Sunday, September 29, 2019

Getting Here

Long ago, I lived in Texas. Those who were born and raised there were in one class of folks. Those who migrated there as adults got to wear a popular t-shirt proclaiming even though they weren't born there, they got there as soon as they could.

I thought about that shirt (which I never bought or subscribed to its notion) this week when I read an editorial talking about the same subject, but instead of Texas, they were relating it to North Carolina. Now, that's a notion I can get behind. Since moving here 1-1/2 years ago, I've settled in. I have nice neighbors, I've found work I can do from home, I joined a gym, and my new Revolutionary War series has me waking up each morning raring to go.

The first one in the series, A British Heiress in America, basically wrote itself. The second one's taking a bit longer, since my hero took a while to get his act together. But with a name like Hawk, what else could you expect? Here's a snippet from the second book, A British Courtesan in America:

The streets were bustling with people, all busy with their lives. Libby melted into the throng and wandered from one street to the next. Her next hurdle was to find employment. She glanced at the various shops and tried to picture herself working in one of them, but nothing so far captured her fancy. The street noise was deafening and the cobbles uneven, so she shifted her gaze to the street and lurched to a stop as the heel of her expensive brocaded silk shoe wedged between two cobbles. In her haste to explore her new city, she’d forgotten to change out of her favorite pair of shoes, the final gift from Atticus. She leaned over to dislodge the shoe, or take it off. 
Shouts, and then, thundering hooves, finally resonated. Libby glanced up in time to see a horse barreling right at her, but she was unable to move to safety. A scream formed in her throat as her gaze was pinned on the runaway animal. She closed her eyes, waiting for the inevitable. What a pity, to die on her first day of freedom. Then, the breath got knocked out of her as hands grabbed her and yanked her out of the way. She landed hard on the cobblestones, with an equally hard body on top of her. She fought for air as the man rolled off her, helping her to a sitting position, while Boston bustled around her. 
When she finally was able to breathe again, she opened her eyes and stared at the person who had saved her life. Dark skin, a shock of black hair that stood straight up from his scalp, broad shoulders, and brown eyes that narrowed as she perused him. If she hadn’t had the wind knocked out of her already, this man’s appearance would have stolen it. She’d never seen anyone remotely resembling him. And he still held onto her hand. 
She put her feet under her and he helped her rise. When she tried to put weight on her left foot, her ankle screamed in pain and she winced. 
“Have you been injured?” The exotic stranger asked in a voice that had a French lilt to it. 
“It’s my ankle. I twisted it, evidently. And lost my shoe.” Libby glanced around, searching for her missing footwear. 
The man scoured the area where she had been and pulled what was left of the shoe from the cobbles. He handed it to her. “Hope you weren’t too fond of them. Mighty fancy footwear for the wild streets of Boston.” 

She stifled the moan, and blinked rapidly, not letting the tears fall. “Thank you, kind sir. Now, if you can direct me to my hotel, I’ll let you get back to work.” She took a step forward, but latched onto the man’s arm for support as she cried out in pain. 
“You aren’t going anywhere in that condition, mon amie. I can take care of you.” He picked her up in his brawny arms and carried her through the streets. 
“I can take care of myself, sir. Please put me down.” She struggled, which made him grip her tighter.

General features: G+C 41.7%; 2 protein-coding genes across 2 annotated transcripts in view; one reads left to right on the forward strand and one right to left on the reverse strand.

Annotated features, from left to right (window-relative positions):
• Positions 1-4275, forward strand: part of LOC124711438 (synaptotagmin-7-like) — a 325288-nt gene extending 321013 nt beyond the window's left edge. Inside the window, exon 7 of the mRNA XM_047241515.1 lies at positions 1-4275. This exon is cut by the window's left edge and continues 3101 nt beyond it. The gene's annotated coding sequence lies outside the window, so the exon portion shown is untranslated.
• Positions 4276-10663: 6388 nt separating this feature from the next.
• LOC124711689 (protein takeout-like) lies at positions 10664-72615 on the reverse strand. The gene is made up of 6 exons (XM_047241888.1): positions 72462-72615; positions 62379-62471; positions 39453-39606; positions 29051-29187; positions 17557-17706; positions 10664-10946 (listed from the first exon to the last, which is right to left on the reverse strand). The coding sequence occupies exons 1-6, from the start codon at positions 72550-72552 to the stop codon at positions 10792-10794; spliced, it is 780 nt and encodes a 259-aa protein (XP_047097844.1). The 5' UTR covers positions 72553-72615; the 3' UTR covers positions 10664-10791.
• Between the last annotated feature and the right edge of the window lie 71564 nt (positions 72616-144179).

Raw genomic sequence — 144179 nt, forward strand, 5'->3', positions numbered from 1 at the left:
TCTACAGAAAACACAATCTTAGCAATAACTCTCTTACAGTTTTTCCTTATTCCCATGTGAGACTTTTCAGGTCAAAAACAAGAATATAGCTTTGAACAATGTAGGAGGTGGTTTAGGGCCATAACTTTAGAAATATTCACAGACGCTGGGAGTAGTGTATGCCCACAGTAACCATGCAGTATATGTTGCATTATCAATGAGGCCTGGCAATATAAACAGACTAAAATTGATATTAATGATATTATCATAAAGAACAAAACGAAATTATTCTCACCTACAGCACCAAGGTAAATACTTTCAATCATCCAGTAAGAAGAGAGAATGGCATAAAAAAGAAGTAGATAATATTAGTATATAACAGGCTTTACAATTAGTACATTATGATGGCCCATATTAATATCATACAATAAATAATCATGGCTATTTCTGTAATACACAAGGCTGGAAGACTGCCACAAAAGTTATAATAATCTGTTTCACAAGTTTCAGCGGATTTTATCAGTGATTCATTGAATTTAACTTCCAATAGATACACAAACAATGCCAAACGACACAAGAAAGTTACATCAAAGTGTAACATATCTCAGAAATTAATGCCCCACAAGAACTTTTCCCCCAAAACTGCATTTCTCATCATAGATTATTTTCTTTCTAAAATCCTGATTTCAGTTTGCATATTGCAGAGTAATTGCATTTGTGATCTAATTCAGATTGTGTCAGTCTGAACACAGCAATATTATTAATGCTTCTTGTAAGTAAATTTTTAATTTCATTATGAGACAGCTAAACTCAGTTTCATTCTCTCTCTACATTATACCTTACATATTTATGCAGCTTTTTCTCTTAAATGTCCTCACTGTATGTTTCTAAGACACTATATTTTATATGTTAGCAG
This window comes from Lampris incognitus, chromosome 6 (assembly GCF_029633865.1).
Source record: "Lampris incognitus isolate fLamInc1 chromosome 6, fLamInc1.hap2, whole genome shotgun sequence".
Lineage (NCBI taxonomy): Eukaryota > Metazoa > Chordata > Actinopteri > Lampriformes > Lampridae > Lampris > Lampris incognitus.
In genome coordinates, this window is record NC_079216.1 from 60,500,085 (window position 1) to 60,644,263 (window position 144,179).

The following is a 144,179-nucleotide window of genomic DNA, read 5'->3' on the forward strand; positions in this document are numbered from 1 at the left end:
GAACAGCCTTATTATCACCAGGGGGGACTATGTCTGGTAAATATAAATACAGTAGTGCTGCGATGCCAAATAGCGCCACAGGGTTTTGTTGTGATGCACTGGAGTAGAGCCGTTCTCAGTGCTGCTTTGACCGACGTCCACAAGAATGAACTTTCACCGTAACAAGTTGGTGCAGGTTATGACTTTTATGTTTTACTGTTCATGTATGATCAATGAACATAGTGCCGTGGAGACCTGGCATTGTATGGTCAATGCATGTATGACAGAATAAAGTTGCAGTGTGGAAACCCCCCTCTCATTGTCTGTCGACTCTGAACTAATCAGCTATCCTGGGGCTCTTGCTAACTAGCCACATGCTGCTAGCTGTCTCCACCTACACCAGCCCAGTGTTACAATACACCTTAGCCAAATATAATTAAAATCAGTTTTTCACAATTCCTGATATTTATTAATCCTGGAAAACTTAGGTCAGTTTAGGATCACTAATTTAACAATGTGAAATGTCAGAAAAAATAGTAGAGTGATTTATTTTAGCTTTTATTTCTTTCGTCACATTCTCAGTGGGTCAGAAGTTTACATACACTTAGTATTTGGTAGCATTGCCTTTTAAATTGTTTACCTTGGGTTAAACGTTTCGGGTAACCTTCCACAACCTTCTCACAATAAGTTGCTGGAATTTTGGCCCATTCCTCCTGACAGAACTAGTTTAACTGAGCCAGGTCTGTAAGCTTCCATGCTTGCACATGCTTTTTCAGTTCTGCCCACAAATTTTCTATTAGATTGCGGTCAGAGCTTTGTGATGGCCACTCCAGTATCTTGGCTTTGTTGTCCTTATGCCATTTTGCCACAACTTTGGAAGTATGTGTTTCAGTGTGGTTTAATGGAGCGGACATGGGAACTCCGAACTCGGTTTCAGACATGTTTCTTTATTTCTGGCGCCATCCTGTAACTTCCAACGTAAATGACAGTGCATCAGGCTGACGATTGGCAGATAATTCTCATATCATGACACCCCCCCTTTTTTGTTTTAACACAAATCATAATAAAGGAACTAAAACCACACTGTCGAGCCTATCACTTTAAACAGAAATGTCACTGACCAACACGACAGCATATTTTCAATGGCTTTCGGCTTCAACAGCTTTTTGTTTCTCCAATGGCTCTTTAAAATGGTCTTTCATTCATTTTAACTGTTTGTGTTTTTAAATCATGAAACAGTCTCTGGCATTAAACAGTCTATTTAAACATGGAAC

“Not until I take care of your ankle. The longer it’s left unattended, the greater the swelling.” He glanced down at her and smiled slightly. “It’s the least I can do. That horse escaped from my stables.” 
Libby settled into his arms. “Well, in that case…” She took a moment to study him. “I’m sensing a French accent, but something else, too. What is your nationality?” 

“Oui, half French. The other half is Passamaquoddy Indian.” 

And, when I get a spare morsel of time, I'm already thinking of the third book, tentatively titled A British Spinster in America. All my heroines are transplanted from England to the United States at the very moment in time when the states did become united. The Revolutionary War is a battle I can get behind, unlike the Civil War, in which so many died so a few could continue their plantation way of life. I keep my Civil War leanings to myself, since I am technically a Southerner now. But North Carolina is a good place to grow things. Like my office plant. It was a gift when I moved into my new place, and has taken off, spreading its leaves towards the heavens. What only a year ago was a little philodendron of some kind has grown into a plant worthy of Little Shop of Horrors. I can hear it calling out "Feed Me!" each time I come near with a watering can.

So I guess it's time I bought a shirt. One that says "I may not have been born here, but I got here as soon as I could." North Carolina is feeling like home.

Sunday, September 22, 2019

Peace, Love and Rock n' Roll

My new Peace symbol t-shirt arrived in the mail today. I had to retire the old one, since a shirt can only have so many stains on it before it becomes embarrassing, regardless of the message.

While I was in college, a friend of mine carved a huge peace symbol out of a block of iron since he knew how much I liked the sign. I wish I still had it, but it got too costly to lug it around the country with me. So now, I'm on to the new shirt and hope it lasts as long as my previous one did. 

And I couldn't call myself a hippie if I didn't include love in the equation. Since I write romances, I think I've got that one covered. I'm currently shopping my 20th manuscript around and hope it finds a home soon. 

As for rock and roll, I grew up outside of Cleveland, home of the Rock and Roll Hall of Fame. My sister and I attended the Who concerts when they still played in small venues, and saw the Rolling Stones on their first American tour. I have to admit to a bit of a hearing loss as a result of these early encounters, but I wouldn't have it any other way. Nowadays I like to work in absolute quiet, but when I need to boogie, I turn to Bruno Mars and his Uptown Funk.